This Big City

Learning through a toothbrush | October 8, 2009

When I was being observed, I felt totally different brushing my teeth to normal. It felt like I was doing it differently, and it got me thinking about how I brush my teeth normally. I tend to brush my teeth looking in the mirror, and then sit on the edge of the bath when flossing, but I realised I would probably be better off sitting on the bath for the whole tooth cleaning exercise as I felt that I could feel my way around my mouth better when it wasnt being confused by visuals. Being observed was a little bit weird, but not too much, it was just brushing teeth after all. I guess it was nice to share my outlook on oral hygiene with other people!

Observing Ben, I felt a little horrible at first for asking him to clean his teeth by moving his head around a static brush, but I did manage to learn from him. It’s amazing how much moving is involved in cleaning your teeth correctly. He felt unable to clean them well within the restrictions I imposed upon him, and felt more exhausted from moving his head than from his arms. Perhaps there could be a way of creating a toothbrush that is more automated, minimising human effort completely? I have a design idea, though I think it is a little too ambitious for our MACE scenario, and I cant imagine society is ready just yet. Maybe one day, when we have relocated humanity to another planet we will be able to embrace a total departure from what we consider a toothbrush. Ben also complained that he had ‘missed a bit’ by being unable to use his arms, which made me realise, we never really know how good a job we have done of cleaning our teeth, or whether there is a huge bit of plaque somewhere out of view that we constantly miss, making us need to go to the dentist. I think the toothbrush could be doing a much better job of looking after our teeth. What about a light you shine in your mouth that highlights the areas that need your focus? or some kind of vibrating device that loosens plaque inbetween your teeth? From observing Ben, I realised there is so much more a toothbrush could be doing. Hopefully, when it comes to brainstorming within teams, I will remember that thought. There is so much more our products could be doing and so much potential for new, successful ideas.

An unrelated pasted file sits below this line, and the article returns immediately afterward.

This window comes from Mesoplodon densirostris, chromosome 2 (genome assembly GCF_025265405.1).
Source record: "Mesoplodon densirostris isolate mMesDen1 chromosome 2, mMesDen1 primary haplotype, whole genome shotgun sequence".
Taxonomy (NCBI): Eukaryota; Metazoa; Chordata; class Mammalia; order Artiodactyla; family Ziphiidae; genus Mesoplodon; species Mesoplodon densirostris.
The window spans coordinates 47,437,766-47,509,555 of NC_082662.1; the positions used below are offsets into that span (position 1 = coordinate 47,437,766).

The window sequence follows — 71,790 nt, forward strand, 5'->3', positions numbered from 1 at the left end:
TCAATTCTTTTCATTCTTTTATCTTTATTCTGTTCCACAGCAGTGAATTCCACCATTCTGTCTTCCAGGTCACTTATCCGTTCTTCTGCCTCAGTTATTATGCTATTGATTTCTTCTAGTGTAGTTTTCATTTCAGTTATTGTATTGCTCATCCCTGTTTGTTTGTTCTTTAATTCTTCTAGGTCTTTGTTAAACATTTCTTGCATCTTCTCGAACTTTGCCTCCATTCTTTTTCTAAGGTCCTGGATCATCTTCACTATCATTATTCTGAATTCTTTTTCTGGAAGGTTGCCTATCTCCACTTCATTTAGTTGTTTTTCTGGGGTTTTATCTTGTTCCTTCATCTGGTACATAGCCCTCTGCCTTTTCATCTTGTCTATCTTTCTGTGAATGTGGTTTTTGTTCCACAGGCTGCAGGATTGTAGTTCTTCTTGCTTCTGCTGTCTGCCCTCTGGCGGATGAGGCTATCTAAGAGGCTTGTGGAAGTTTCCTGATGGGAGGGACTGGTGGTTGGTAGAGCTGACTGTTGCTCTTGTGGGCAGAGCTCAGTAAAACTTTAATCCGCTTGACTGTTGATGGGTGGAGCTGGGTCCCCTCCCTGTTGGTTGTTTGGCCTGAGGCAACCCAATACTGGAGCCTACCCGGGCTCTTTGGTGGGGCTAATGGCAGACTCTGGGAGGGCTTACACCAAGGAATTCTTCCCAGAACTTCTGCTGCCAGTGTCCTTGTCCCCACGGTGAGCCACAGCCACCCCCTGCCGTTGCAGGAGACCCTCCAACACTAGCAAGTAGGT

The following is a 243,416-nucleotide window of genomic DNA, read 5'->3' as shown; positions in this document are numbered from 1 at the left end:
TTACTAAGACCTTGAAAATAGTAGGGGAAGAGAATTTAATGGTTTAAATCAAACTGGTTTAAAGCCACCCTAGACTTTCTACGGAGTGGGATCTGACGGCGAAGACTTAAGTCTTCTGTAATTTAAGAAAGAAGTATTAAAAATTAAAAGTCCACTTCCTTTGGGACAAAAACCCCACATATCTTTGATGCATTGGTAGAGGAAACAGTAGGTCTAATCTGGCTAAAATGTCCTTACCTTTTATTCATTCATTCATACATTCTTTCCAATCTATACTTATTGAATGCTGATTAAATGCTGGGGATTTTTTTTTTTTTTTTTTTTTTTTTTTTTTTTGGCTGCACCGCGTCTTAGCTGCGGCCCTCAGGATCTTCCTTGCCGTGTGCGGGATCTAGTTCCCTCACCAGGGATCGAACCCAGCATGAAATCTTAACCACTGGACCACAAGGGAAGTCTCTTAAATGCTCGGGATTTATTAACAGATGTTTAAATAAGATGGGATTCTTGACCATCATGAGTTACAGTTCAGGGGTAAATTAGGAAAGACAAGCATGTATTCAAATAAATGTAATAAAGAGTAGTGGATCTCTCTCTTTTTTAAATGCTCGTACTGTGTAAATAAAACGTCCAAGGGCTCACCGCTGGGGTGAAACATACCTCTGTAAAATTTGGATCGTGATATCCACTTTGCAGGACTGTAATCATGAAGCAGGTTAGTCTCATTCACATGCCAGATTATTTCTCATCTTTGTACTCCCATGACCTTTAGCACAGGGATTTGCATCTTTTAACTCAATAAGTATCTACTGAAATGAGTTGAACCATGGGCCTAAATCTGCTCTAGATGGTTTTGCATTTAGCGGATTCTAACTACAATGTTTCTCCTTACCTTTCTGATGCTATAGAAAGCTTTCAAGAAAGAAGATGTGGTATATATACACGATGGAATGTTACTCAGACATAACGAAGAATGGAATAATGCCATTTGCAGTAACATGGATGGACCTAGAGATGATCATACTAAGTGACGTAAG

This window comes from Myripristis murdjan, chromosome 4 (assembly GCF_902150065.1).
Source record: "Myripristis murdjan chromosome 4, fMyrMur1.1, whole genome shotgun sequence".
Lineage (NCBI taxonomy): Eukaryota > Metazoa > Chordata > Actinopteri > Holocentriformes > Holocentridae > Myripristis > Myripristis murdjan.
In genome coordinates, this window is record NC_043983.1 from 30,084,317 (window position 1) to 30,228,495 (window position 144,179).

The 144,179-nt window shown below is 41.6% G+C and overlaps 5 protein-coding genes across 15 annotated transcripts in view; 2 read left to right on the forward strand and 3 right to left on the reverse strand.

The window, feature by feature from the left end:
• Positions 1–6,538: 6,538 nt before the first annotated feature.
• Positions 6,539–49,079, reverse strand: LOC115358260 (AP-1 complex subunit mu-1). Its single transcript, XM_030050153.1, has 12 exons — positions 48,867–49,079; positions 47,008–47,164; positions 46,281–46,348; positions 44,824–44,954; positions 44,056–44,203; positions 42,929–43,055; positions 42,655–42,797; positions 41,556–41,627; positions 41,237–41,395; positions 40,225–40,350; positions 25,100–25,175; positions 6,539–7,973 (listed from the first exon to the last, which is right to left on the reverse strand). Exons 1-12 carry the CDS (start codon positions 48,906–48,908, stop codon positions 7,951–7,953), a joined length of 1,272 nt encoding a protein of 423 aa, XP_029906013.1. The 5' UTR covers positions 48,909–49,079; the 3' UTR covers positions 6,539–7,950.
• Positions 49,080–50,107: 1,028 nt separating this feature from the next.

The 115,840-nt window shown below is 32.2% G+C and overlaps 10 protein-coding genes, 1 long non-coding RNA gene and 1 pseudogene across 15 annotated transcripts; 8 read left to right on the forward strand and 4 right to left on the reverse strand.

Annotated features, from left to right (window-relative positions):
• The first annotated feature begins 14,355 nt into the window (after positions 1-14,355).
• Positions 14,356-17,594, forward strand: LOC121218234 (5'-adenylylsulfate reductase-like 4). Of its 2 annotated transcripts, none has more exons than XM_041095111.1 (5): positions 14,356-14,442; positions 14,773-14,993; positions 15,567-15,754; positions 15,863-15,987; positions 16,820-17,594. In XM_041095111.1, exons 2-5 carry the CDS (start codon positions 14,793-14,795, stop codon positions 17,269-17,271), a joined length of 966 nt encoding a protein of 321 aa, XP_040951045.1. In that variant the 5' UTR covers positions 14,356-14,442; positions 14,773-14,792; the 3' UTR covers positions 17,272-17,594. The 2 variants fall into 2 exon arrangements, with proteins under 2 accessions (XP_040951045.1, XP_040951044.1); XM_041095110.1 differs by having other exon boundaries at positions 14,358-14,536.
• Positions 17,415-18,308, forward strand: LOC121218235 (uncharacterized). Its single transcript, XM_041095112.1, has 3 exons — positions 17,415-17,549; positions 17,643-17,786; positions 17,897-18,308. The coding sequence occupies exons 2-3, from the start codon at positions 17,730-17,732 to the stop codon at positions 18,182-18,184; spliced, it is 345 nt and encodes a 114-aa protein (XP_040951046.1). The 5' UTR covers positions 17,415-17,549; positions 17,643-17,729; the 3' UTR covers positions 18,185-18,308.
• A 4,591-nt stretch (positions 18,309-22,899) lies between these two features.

Observing people on their day to day actions seems  a really useful way of creating new products. Listing every task the observed undergoes could provide insight into new ways of performing these tasks, and I think that is the research method I will use most when considering a new product within our team.

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About author

Joe Peach is an Artist and Designer based in London, UK. At present, he is studying Sustainable Communities and the Creative Economy at Postgraduate level in Kingston University.

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